How brake calipers work

Sometimes brake problems can be traced back to caliper problems. See how they work and learn about replacement options when they go bad. A brake caliper converts hydraulic pressure into mechanical force. This force is multiplied from the driver’s foot applying pressure to the brake pedal.

Picture of brake caliper

Therefore some driver complaints about the way the car stops or the way the brake pedal feels can actually be a problem with the calipers. Also a common front brake problem would be a hard and sometimes scary pulling condition where the car pulls to the left or right only when braking.

The caliper housing is usually a one-piece construction of cast iron or aluminum. The brake caliper housing contains a cylinder bore. Machined into the cylinder bore is a groove to allow a square cut seal to be seated. At the top of the cylinder bore will be another groove that allows for a dust boot to be installed.


A caliper can contain one to four cylinder bores and Pistons that provide uniform pressure distribution against the brake rotor through the friction pads. Standard disc brake caliper pistons are relatively large in diameter and short in stroke.

This provides high pressure force through the brake pads to the disc brake rotor. The disc brake caliper piston is usually made of steel or aluminum but on some Chrysler models you can find a composite resin piston that looks very much like plastic.

Replacing brake calipers

Picture of loaded caliper

When replacing brake calipers you will have a few choices available to you. These choices will apply if we are replacing either the front or the rear brake calipers. There is now a trend towards installing loaded calipers rather than overhauling the existing calipers. I agree with this trend and prefer to purchase new parts as opposed to remanufactured loaded calipers.

Now this is just my personal opinion but I find that the factory does a much better job than a remanufacturing company overall. Whether you select a new or remanufactured unit is up to you and in both cases they usually have some type of warranty if there is a problem.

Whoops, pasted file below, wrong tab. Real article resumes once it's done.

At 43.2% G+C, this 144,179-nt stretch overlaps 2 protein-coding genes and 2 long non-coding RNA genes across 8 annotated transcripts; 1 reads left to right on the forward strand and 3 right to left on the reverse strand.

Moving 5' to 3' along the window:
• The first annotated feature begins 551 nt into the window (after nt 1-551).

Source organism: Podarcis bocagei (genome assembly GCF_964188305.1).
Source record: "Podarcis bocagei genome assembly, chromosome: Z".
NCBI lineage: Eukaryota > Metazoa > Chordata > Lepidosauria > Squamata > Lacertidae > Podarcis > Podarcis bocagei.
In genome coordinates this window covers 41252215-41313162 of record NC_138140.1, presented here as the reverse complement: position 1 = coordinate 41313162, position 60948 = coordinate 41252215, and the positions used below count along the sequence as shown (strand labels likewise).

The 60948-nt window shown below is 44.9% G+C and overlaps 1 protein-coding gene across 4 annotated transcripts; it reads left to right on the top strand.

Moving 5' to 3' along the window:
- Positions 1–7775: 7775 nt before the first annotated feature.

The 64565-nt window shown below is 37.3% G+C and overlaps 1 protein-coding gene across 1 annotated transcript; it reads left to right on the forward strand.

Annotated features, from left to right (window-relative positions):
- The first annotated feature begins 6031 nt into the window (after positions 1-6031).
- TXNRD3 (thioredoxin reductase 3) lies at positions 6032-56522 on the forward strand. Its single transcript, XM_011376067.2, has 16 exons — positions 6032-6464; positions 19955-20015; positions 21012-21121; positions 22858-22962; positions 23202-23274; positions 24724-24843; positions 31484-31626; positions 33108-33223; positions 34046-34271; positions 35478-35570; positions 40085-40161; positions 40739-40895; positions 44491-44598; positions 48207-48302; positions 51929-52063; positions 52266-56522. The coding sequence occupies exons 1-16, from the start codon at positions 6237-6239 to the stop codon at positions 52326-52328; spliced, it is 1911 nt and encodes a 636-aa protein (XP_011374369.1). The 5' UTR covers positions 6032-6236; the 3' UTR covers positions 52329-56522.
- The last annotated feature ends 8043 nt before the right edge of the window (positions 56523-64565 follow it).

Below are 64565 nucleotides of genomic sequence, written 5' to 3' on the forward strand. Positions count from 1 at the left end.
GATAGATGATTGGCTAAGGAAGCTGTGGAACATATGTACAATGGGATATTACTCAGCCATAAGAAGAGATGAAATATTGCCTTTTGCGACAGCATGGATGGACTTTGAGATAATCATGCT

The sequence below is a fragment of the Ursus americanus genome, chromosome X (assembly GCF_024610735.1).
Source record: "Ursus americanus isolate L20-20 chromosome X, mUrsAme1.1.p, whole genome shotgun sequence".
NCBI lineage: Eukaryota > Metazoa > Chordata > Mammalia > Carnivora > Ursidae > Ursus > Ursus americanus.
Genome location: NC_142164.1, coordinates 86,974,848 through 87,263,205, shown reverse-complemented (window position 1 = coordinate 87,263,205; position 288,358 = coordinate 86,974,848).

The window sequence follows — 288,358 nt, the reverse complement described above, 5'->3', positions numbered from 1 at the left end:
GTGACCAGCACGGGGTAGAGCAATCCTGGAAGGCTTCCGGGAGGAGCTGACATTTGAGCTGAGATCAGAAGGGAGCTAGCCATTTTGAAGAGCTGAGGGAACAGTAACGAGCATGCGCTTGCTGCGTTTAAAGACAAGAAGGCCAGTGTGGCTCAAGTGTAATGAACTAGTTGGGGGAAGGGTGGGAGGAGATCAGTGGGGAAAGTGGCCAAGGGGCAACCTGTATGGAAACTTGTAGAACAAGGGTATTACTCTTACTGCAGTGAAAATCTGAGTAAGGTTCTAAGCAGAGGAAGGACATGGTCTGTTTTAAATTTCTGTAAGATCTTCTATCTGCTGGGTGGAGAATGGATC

The term loaded refers to the fact that new brake pads are included and installed. Most also include new hardware such as caliper slides and anti rattle clips. Basically a loaded caliper is ready to bolt on and can take some of the human error possibilities out of the equation.


Problems replacing brake calipers

Picture of worn brake pads

One of the major causes of premature brake pad wear is rust or corrosion. In the case of a floating caliper they are mounted to a steering knuckle or mounting bracket in the case of a rear caliper. When these parts are installed there is a small space between the bracket and the caliper.

This allows for the free movement and more importantly a full release of the brake component. This small space is known as an air gap. Even though loaded replacement calipers are ready to go this air gap should be checked after the installation of these parts. If corrosion and rust has built up and the caliper does not move freely it can cause accelerated brake pad wear as described above.

On my you fix cars site I have a complete repair module that explains in detail about the different components of car disc brakes. For more articles posted recently on this website visit the online auto repair blog. Or this next link will take you back to the Disc brake diagnosis page from this post about how brake calipers work.


2 comments

  1. Is there anything that causes the pads to move away from the disc when you take your foot off of the brake?
    I have a 2002 Honda van that has a growling noise coning from the brake. I have replaced the pads and lubricated the back side of the pads and the mating surfaces between the pads and the clips between the pads and the caliper. The pads seem to stay in contact with the disc when we take our foot off of the brake. I am thinking that something has to be in the design to pull the pds away from the disc.

  2. When you take your foot off the brake pedal the caliper stops applying the pads against the rotors. They really do not actually pull the pads away from the rotors. How we test for sticking calipers is to raise the vehicle and spin the wheels by hand. then apply and let go of the brake pedal the pads should fully release each wheel and no drag should be felt.
    Technically some would say it is the action of the caliper seals that pulls the piston back in its bore ever so slightly. BUT to answer your question on the 2001 Honda if the brakes are dragging the most common cause would be a binding caliper.
    But it could be other things. I remember years back GM had maladjusted brake switches holding down on the pedal slightly causing this condition.

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